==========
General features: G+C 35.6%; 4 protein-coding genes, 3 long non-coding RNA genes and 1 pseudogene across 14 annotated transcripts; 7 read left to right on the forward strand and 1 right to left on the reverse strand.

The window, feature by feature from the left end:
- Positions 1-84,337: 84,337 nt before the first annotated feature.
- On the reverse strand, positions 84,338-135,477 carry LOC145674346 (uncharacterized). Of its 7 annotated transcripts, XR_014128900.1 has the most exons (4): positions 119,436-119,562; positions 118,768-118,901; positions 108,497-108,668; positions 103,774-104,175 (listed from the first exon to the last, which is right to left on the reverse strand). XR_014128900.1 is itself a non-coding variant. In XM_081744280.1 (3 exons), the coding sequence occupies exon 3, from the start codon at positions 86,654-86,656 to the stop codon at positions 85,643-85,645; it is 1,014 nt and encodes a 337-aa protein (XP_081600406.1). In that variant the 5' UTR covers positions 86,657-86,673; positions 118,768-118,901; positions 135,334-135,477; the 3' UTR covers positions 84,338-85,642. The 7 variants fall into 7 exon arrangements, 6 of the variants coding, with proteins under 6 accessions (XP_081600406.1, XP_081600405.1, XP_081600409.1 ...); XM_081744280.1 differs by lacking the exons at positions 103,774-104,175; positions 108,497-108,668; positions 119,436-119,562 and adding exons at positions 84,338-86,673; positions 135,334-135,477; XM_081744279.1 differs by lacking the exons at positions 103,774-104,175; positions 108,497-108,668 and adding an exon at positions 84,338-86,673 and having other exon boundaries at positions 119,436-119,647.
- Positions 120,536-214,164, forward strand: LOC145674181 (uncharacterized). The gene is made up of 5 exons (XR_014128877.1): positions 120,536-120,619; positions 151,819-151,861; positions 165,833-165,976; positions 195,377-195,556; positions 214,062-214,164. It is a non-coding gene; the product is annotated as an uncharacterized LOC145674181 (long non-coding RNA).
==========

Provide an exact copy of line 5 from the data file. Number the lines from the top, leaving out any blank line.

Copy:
- Positions 120,536-214,164, forward strand: LOC145674181 (uncharacterized). The gene is made up of 5 exons (XR_014128877.1): positions 120,536-120,619; positions 151,819-151,861; positions 165,833-165,976; positions 195,377-195,556; positions 214,062-214,164. It is a non-coding gene; the product is annotated as an uncharacterized LOC145674181 (long non-coding RNA).